How to Plan an Event and Make Money - Event Planning

How to Plan an Event and Make Money

•  3 minute read

Events take time, money, and vision to be successful — even small ones. In fact, it’s better to start small before you move to the big stage.

Earlier this year, I hosted my first live event to mark the launch of my first book, Unmasking the Strong Black Woman. Working at a full-time job and being the mother of an infant, I wasn’t sure if I would have the time or the resources to put together anything interesting. Eventually, not only did it turn out to be well attended, but I also made a profit of $1,000 by the end of the day!

 

How to Plan an Event: Where to Start?

Start with a manageable vision.

If you’re hosting your first event, start small. Aim for a small number of attendees, each paying a small fee. I set my goal at having a two-hour event with 50 guests attending at $25 per person. I included one of my financial self-care workshops and an autographed copy of my book in the ticket price.

 

Place your event in a larger context.

I planned the launch of Unmasking the Strong Black Woman for March, which is Women’s History Month. Linking your event to a larger social issue or a current event will make it more relevant to potential attendees and more appealing to the local press.

 

Set the date of the event early.

I gave myself six months of planning time. Since curating an event (even a small one) requires managing several moving parts, give yourself more time to take care of business at a slower pace. This will help to keep your nerves calm.

 

Streamline your calendar.

I’ve seen “solopreneurs” attempt to launch several big initiatives simultaneously. The results have been lackluster. Many had to cancel their events at the last minute or deeply discount the tickets to ensure that the seats would be filled. If you have big dreams for your brand, consider having one or two large events every year so you can establish more predictable revenue streams.

 

Seek a low-cost venue.

For my first event, I approached a local bookstore owner. We agreed to share the profits from the books sold at the event. Depending on the nature of your event, you may also consider affordable spaces at community centers, universities, or even restaurants during their off hours.

 

Build a team.

To successfully execute a live event, you’re going to need help. I worked with my social media manager on a marketing plan that included social media posts across Instagram, Facebook, and Twitter; email blasts to my subscribers, as well as friends and family; and blog posts and podcasts around the topic.

 

Selling Tickets and Making Money

To simplify the ticket sales process, I opted to use Eventbrite. This event planning software allows you to upload your marketing collateral and collect your payments in one place. But keep in mind that it comes with a fee.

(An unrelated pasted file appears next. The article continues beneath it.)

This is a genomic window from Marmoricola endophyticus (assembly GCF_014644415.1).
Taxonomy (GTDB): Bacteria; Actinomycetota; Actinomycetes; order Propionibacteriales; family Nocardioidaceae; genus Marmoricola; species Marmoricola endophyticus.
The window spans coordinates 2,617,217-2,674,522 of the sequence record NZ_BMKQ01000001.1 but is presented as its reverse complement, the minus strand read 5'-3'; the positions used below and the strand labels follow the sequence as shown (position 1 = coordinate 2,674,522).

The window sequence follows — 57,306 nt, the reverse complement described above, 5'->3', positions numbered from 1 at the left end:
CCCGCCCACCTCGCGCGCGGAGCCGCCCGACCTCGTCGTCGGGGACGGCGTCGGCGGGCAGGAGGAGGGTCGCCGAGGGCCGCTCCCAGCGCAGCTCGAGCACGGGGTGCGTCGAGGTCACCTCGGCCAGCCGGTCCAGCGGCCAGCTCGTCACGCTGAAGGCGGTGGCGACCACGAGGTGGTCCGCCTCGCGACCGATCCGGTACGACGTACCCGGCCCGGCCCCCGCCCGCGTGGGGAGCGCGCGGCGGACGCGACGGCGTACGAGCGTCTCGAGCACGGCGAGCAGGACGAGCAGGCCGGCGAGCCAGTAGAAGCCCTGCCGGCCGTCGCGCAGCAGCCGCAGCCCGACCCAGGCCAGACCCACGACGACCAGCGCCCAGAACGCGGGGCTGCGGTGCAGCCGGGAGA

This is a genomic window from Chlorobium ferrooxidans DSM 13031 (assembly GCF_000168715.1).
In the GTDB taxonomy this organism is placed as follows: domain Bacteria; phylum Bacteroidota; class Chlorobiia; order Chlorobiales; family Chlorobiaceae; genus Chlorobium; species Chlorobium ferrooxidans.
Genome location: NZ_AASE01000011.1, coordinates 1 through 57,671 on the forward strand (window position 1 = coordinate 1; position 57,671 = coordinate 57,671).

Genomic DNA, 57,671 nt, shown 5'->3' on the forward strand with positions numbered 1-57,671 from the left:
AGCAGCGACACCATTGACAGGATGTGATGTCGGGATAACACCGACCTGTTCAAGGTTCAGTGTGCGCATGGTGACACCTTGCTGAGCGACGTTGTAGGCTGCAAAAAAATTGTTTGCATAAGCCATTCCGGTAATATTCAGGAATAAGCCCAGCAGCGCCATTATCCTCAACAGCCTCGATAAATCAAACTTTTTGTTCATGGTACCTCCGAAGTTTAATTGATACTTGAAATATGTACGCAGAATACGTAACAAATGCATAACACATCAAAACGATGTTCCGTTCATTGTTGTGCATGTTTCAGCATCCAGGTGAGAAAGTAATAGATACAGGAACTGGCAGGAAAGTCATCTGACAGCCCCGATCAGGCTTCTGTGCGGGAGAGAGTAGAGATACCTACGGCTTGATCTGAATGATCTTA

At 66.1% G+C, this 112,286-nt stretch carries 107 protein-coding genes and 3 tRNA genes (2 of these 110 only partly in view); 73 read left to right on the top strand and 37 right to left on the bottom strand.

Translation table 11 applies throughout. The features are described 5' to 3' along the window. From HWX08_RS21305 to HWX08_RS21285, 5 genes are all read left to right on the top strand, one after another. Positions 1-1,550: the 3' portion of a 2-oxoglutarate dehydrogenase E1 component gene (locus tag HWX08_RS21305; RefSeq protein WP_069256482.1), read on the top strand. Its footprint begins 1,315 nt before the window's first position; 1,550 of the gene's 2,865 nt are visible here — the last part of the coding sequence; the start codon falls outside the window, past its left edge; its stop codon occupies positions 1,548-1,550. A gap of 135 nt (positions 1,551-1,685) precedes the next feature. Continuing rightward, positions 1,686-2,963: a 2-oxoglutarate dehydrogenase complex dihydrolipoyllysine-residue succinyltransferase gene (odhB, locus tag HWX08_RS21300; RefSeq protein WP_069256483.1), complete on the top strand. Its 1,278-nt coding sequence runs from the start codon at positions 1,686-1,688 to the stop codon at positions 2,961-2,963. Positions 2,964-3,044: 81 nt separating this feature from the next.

Now comes the most important part of the event — the financial strategy. Here are a few pointers:

 

Consider how much you want to make.

I wanted to earn at least a $1,000 from my event. So I ran the numbers. After paying fees, commissions, and the cost of social media work, I needed to gross $1,250 to walk away with $1,000 in profit. So I planned to sell 50 tickets at $25 each.

 

Offer discounts and think about the up-sell.

In addition to early bird specials, I combined the offer with an “early bird bring a friend” discount to make a more attractive sales pitch.

I also offered to interested participants one-on-one coaching sessions later. You can include other up-sells, such as journals, planners, or branded T-shirts.

 

Get email addresses.

If you don’t have an immediate up-sell available at your event, don’t stress. Think about the long game and ask for the attendees’ email addresses.

If the attendees are on your email list, you’ll be able to nurture long-term and rewarding relationships with them in the future.

Secure sponsors.

As a personal finance expert, I work with many women who face money challenges. I wanted them to attend my event, but I knew it would be tough for them to find the cash to pay. I found two sponsors to buy group tickets so these women could attend for free. Sponsorship created goodwill for their businesses while helping me meet my financial goals. It’s a win-win-win partnership. 

 

Pull in favors.

I had a network of friends that I could call on to do favors for me. For instance, one of my girlfriends served as the official Frugal Feminista greeter, while another took care of social media.

 

Event Planning: Learn From Your Experience

It’s been more than six months since I successfully hosted my first live event. In hindsight, there are some things that I could have done differently. But it was a good start. If you start small and fully execute your vision for the first event that you plan, the path to bigger and better events in the future will be smoother.